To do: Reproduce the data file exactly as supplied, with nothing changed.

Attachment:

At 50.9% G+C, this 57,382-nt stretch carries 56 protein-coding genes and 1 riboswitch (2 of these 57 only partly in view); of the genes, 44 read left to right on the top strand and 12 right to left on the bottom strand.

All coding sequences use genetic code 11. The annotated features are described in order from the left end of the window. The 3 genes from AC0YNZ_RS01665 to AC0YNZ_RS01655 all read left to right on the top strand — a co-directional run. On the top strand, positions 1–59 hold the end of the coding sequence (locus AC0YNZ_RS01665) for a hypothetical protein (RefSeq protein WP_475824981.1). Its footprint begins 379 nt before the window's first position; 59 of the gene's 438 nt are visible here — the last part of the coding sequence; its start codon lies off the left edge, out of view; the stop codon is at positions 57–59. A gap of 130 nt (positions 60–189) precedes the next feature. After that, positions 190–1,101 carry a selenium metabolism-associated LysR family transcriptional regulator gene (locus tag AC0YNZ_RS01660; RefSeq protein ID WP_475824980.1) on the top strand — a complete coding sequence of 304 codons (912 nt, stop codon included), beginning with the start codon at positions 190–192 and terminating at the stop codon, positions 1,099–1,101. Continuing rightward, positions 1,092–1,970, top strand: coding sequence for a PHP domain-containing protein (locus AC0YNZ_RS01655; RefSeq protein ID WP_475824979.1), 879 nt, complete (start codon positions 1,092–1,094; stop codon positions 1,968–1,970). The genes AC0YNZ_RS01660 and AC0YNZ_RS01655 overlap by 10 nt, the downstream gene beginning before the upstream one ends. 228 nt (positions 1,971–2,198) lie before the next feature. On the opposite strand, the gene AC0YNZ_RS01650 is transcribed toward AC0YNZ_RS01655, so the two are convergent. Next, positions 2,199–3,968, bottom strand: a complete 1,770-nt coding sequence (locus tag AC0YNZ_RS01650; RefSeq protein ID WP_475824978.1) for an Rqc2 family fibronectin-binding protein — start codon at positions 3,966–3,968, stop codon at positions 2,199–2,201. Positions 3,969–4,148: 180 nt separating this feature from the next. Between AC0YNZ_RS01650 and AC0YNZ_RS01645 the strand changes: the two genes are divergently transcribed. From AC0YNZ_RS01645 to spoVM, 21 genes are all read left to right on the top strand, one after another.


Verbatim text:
At 50.9% G+C, this 57,382-nt stretch carries 56 protein-coding genes and 1 riboswitch (2 of these 57 only partly in view); of the genes, 44 read left to right on the top strand and 12 right to left on the bottom strand.

All coding sequences use genetic code 11. The annotated features are described in order from the left end of the window. The 3 genes from AC0YNZ_RS01665 to AC0YNZ_RS01655 all read left to right on the top strand — a co-directional run. On the top strand, positions 1–59 hold the end of the coding sequence (locus AC0YNZ_RS01665) for a hypothetical protein (RefSeq protein WP_475824981.1). Its footprint begins 379 nt before the window's first position; 59 of the gene's 438 nt are visible here — the last part of the coding sequence; its start codon lies off the left edge, out of view; the stop codon is at positions 57–59. A gap of 130 nt (positions 60–189) precedes the next feature. After that, positions 190–1,101 carry a selenium metabolism-associated LysR family transcriptional regulator gene (locus tag AC0YNZ_RS01660; RefSeq protein ID WP_475824980.1) on the top strand — a complete coding sequence of 304 codons (912 nt, stop codon included), beginning with the start codon at positions 190–192 and terminating at the stop codon, positions 1,099–1,101. Continuing rightward, positions 1,092–1,970, top strand: coding sequence for a PHP domain-containing protein (locus AC0YNZ_RS01655; RefSeq protein ID WP_475824979.1), 879 nt, complete (start codon positions 1,092–1,094; stop codon positions 1,968–1,970). The genes AC0YNZ_RS01660 and AC0YNZ_RS01655 overlap by 10 nt, the downstream gene beginning before the upstream one ends. 228 nt (positions 1,971–2,198) lie before the next feature. On the opposite strand, the gene AC0YNZ_RS01650 is transcribed toward AC0YNZ_RS01655, so the two are convergent. Next, positions 2,199–3,968, bottom strand: a complete 1,770-nt coding sequence (locus tag AC0YNZ_RS01650; RefSeq protein ID WP_475824978.1) for an Rqc2 family fibronectin-binding protein — start codon at positions 3,966–3,968, stop codon at positions 2,199–2,201. Positions 3,969–4,148: 180 nt separating this feature from the next. Between AC0YNZ_RS01650 and AC0YNZ_RS01645 the strand changes: the two genes are divergently transcribed. From AC0YNZ_RS01645 to spoVM, 21 genes are all read left to right on the top strand, one after another.